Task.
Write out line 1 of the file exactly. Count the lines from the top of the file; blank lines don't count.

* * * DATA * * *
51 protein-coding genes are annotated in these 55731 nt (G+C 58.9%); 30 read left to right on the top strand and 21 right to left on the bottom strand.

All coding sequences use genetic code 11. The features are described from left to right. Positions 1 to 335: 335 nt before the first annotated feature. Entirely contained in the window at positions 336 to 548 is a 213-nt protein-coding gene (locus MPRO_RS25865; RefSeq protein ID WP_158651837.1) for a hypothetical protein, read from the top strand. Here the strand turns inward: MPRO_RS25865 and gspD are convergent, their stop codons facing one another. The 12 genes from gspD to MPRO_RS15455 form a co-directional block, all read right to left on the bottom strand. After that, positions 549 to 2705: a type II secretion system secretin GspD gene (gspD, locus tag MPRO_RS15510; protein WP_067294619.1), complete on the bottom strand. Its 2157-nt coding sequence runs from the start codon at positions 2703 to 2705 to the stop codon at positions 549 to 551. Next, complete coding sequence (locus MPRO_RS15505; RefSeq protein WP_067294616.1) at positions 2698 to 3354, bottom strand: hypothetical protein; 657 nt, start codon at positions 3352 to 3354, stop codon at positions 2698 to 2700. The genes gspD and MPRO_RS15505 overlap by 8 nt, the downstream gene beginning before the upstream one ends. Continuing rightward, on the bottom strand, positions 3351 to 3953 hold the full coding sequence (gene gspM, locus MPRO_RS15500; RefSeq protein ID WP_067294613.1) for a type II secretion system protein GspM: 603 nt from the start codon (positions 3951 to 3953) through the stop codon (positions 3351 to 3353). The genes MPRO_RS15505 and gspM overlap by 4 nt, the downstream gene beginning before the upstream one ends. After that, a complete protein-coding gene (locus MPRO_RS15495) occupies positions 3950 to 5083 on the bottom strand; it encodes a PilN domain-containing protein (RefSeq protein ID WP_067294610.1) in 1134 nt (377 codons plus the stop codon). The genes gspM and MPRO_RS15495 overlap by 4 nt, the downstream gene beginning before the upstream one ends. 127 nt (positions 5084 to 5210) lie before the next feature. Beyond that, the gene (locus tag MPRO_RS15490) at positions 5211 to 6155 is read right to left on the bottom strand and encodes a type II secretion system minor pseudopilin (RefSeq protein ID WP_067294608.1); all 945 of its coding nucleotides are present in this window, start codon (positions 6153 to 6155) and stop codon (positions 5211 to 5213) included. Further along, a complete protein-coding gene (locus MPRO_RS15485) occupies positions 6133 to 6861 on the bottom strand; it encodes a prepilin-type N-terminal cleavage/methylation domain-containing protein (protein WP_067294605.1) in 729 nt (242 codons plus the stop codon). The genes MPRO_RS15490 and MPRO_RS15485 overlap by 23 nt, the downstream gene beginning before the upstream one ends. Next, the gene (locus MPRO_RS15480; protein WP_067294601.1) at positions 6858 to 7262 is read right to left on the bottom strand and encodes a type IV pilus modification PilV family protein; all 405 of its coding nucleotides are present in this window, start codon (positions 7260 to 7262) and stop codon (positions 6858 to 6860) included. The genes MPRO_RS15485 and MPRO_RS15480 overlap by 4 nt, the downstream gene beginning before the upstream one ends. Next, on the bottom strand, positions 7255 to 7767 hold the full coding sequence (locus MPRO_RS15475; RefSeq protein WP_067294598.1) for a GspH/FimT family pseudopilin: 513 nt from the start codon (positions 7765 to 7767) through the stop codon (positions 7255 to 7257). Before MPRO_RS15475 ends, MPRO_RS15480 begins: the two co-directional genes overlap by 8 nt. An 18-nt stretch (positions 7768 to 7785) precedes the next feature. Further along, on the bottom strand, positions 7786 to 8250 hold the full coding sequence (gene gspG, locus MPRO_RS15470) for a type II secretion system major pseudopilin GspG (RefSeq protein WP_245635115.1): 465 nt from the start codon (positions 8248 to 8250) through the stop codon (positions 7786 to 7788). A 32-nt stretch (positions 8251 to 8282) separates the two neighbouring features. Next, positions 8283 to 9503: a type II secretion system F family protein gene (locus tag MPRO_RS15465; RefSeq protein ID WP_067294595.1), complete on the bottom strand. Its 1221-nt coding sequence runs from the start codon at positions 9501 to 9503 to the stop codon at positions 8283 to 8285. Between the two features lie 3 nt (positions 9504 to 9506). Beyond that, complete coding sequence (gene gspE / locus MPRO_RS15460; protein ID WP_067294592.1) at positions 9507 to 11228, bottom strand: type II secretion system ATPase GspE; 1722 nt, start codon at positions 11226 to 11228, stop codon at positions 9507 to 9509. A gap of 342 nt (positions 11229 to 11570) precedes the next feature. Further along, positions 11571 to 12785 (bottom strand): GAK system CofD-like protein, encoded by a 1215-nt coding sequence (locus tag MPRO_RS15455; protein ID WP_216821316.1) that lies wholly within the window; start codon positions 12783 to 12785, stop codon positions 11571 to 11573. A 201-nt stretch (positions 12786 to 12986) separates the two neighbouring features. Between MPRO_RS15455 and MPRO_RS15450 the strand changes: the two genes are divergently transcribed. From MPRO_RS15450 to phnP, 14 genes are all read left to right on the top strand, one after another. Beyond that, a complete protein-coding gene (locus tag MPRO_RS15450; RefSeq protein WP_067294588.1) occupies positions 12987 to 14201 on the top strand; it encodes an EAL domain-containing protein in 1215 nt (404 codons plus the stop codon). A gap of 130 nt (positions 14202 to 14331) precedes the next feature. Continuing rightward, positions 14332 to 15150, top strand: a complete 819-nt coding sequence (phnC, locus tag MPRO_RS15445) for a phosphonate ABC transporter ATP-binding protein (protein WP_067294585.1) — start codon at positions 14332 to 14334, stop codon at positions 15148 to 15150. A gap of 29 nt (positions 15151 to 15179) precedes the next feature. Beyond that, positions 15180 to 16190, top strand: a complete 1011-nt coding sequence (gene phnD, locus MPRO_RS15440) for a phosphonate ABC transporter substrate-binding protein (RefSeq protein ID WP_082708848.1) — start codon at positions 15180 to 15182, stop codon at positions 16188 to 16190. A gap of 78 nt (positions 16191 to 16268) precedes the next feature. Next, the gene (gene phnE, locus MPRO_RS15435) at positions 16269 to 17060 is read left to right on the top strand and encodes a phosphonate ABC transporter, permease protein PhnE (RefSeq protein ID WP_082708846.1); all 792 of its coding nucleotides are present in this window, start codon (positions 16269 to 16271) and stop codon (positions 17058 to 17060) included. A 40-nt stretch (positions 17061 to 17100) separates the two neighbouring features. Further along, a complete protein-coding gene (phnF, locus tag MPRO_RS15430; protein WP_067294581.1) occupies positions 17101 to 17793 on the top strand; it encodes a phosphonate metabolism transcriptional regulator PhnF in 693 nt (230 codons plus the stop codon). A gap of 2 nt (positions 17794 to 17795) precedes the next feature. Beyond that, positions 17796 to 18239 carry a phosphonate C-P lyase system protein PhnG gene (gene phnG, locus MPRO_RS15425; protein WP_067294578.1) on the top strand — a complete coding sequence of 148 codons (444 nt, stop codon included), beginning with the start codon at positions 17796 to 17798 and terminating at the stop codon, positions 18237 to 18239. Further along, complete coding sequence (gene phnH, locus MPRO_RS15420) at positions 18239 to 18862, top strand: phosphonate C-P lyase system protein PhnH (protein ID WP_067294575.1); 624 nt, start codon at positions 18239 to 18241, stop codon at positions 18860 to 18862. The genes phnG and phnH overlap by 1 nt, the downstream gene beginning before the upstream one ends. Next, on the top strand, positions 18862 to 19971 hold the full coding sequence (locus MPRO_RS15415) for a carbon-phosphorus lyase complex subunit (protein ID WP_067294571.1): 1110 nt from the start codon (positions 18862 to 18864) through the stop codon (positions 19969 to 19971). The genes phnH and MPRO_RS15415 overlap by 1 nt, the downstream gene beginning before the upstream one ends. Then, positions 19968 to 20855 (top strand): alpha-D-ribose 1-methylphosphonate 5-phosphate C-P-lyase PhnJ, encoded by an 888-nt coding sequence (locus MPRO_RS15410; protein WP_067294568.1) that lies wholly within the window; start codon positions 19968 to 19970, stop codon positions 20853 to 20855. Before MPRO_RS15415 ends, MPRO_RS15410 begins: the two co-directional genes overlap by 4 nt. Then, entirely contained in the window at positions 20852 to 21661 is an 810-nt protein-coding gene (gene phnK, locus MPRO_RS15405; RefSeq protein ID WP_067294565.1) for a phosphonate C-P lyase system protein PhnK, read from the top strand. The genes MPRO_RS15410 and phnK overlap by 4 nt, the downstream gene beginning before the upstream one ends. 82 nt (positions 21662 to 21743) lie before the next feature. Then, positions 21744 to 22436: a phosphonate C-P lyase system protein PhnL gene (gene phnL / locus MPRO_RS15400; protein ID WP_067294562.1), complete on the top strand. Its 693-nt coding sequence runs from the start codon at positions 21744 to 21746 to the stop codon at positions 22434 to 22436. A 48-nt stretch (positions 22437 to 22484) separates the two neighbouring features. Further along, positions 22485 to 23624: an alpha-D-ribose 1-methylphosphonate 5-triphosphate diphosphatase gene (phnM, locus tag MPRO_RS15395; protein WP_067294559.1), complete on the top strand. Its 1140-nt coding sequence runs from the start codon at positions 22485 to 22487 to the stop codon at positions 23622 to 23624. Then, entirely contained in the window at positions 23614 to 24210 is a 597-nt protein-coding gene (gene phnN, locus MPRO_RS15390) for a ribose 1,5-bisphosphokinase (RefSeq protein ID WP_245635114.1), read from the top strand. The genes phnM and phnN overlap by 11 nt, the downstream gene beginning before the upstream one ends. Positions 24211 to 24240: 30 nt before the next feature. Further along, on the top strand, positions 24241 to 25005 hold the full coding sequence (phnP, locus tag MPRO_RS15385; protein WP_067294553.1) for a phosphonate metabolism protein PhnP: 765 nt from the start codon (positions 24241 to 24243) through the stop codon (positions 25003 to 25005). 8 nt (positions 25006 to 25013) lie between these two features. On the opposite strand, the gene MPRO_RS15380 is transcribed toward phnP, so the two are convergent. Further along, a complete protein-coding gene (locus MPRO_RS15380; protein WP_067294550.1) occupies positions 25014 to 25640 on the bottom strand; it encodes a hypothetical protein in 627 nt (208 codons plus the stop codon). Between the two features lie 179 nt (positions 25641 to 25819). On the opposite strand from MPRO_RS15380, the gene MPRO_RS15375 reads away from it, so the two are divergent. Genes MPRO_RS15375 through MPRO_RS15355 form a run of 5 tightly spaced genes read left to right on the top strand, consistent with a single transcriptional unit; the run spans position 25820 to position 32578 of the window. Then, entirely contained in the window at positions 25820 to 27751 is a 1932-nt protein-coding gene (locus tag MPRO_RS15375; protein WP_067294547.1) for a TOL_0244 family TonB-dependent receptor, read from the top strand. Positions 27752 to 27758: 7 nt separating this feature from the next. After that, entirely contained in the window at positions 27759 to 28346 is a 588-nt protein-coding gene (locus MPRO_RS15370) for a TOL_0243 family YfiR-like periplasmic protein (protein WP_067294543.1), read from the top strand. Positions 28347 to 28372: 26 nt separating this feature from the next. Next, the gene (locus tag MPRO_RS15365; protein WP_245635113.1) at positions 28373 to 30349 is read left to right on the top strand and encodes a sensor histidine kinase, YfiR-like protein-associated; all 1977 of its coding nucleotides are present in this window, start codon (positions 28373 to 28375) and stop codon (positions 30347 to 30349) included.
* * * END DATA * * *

51 protein-coding genes are annotated in these 55731 nt (G+C 58.9%); 30 read left to right on the top strand and 21 right to left on the bottom strand.